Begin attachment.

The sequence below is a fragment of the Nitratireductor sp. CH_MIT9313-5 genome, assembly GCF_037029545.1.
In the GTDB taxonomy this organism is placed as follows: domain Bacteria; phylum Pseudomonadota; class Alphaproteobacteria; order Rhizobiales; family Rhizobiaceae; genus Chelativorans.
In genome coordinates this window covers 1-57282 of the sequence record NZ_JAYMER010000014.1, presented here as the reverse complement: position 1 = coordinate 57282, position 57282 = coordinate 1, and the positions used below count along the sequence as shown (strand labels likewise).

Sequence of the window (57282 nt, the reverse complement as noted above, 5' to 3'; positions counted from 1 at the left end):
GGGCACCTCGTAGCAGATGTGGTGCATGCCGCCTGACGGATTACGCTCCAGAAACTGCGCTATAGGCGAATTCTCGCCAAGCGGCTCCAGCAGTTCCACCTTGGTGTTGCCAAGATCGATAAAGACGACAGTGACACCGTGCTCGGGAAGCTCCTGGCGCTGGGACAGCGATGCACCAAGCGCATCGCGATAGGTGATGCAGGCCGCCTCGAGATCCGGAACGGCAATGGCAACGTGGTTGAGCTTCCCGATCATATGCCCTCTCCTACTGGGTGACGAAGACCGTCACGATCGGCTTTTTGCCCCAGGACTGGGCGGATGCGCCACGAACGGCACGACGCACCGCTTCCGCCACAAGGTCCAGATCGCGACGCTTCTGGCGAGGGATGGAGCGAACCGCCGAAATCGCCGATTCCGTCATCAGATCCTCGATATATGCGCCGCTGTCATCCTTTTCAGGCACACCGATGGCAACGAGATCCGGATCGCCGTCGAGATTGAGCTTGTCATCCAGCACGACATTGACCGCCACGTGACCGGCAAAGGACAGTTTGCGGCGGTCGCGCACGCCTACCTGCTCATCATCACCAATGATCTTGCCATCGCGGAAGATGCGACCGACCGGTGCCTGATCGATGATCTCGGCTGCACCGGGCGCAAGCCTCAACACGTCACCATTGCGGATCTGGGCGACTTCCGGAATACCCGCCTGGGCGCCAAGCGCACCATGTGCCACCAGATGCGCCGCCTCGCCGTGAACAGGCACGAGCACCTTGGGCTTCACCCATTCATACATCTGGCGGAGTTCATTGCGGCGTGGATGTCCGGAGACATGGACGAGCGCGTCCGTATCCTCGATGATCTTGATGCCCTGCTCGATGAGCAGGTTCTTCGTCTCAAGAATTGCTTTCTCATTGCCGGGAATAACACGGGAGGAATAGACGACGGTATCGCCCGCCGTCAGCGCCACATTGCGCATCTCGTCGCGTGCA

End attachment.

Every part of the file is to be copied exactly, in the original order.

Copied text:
The sequence below is a fragment of the Nitratireductor sp. CH_MIT9313-5 genome, assembly GCF_037029545.1.
In the GTDB taxonomy this organism is placed as follows: domain Bacteria; phylum Pseudomonadota; class Alphaproteobacteria; order Rhizobiales; family Rhizobiaceae; genus Chelativorans.
In genome coordinates this window covers 1-57282 of the sequence record NZ_JAYMER010000014.1, presented here as the reverse complement: position 1 = coordinate 57282, position 57282 = coordinate 1, and the positions used below count along the sequence as shown (strand labels likewise).

Sequence of the window (57282 nt, the reverse complement as noted above, 5' to 3'; positions counted from 1 at the left end):
GGGCACCTCGTAGCAGATGTGGTGCATGCCGCCTGACGGATTACGCTCCAGAAACTGCGCTATAGGCGAATTCTCGCCAAGCGGCTCCAGCAGTTCCACCTTGGTGTTGCCAAGATCGATAAAGACGACAGTGACACCGTGCTCGGGAAGCTCCTGGCGCTGGGACAGCGATGCACCAAGCGCATCGCGATAGGTGATGCAGGCCGCCTCGAGATCCGGAACGGCAATGGCAACGTGGTTGAGCTTCCCGATCATATGCCCTCTCCTACTGGGTGACGAAGACCGTCACGATCGGCTTTTTGCCCCAGGACTGGGCGGATGCGCCACGAACGGCACGACGCACCGCTTCCGCCACAAGGTCCAGATCGCGACGCTTCTGGCGAGGGATGGAGCGAACCGCCGAAATCGCCGATTCCGTCATCAGATCCTCGATATATGCGCCGCTGTCATCCTTTTCAGGCACACCGATGGCAACGAGATCCGGATCGCCGTCGAGATTGAGCTTGTCATCCAGCACGACATTGACCGCCACGTGACCGGCAAAGGACAGTTTGCGGCGGTCGCGCACGCCTACCTGCTCATCATCACCAATGATCTTGCCATCGCGGAAGATGCGACCGACCGGTGCCTGATCGATGATCTCGGCTGCACCGGGCGCAAGCCTCAACACGTCACCATTGCGGATCTGGGCGACTTCCGGAATACCCGCCTGGGCGCCAAGCGCACCATGTGCCACCAGATGCGCCGCCTCGCCGTGAACAGGCACGAGCACCTTGGGCTTCACCCATTCATACATCTGGCGGAGTTCATTGCGGCGTGGATGTCCGGAGACATGGACGAGCGCGTCCGTATCCTCGATGATCTTGATGCCCTGCTCGATGAGCAGGTTCTTCGTCTCAAGAATTGCTTTCTCATTGCCGGGAATAACACGGGAGGAATAGACGACGGTATCGCCCGCCGTCAGCGCCACATTGCGCATCTCGTCGCGTGCA